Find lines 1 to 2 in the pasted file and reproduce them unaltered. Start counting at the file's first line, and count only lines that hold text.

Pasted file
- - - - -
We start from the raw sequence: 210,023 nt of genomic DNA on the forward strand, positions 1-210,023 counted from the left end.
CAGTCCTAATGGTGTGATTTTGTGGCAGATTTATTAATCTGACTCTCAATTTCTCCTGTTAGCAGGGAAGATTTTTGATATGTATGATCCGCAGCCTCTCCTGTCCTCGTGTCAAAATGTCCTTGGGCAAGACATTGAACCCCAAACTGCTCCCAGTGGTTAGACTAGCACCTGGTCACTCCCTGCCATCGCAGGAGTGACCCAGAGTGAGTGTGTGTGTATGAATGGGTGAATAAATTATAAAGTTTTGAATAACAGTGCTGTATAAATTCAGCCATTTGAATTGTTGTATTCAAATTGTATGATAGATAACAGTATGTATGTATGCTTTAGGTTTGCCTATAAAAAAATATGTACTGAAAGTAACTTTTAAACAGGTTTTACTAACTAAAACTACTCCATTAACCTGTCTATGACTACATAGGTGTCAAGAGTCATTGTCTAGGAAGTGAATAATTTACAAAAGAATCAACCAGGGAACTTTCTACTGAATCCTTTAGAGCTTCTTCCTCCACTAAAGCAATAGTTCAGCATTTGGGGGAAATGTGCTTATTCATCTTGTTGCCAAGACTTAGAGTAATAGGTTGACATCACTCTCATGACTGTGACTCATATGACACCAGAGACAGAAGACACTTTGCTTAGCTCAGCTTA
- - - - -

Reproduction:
We start from the raw sequence: 210,023 nt of genomic DNA on the forward strand, positions 1-210,023 counted from the left end.
CAGTCCTAATGGTGTGATTTTGTGGCAGATTTATTAATCTGACTCTCAATTTCTCCTGTTAGCAGGGAAGATTTTTGATATGTATGATCCGCAGCCTCTCCTGTCCTCGTGTCAAAATGTCCTTGGGCAAGACATTGAACCCCAAACTGCTCCCAGTGGTTAGACTAGCACCTGGTCACTCCCTGCCATCGCAGGAGTGACCCAGAGTGAGTGTGTGTGTATGAATGGGTGAATAAATTATAAAGTTTTGAATAACAGTGCTGTATAAATTCAGCCATTTGAATTGTTGTATTCAAATTGTATGATAGATAACAGTATGTATGTATGCTTTAGGTTTGCCTATAAAAAAATATGTACTGAAAGTAACTTTTAAACAGGTTTTACTAACTAAAACTACTCCATTAACCTGTCTATGACTACATAGGTGTCAAGAGTCATTGTCTAGGAAGTGAATAATTTACAAAAGAATCAACCAGGGAACTTTCTACTGAATCCTTTAGAGCTTCTTCCTCCACTAAAGCAATAGTTCAGCATTTGGGGGAAATGTGCTTATTCATCTTGTTGCCAAGACTTAGAGTAATAGGTTGACATCACTCTCATGACTGTGACTCATATGACACCAGAGACAGAAGACACTTTGCTTAGCTCAGCTTA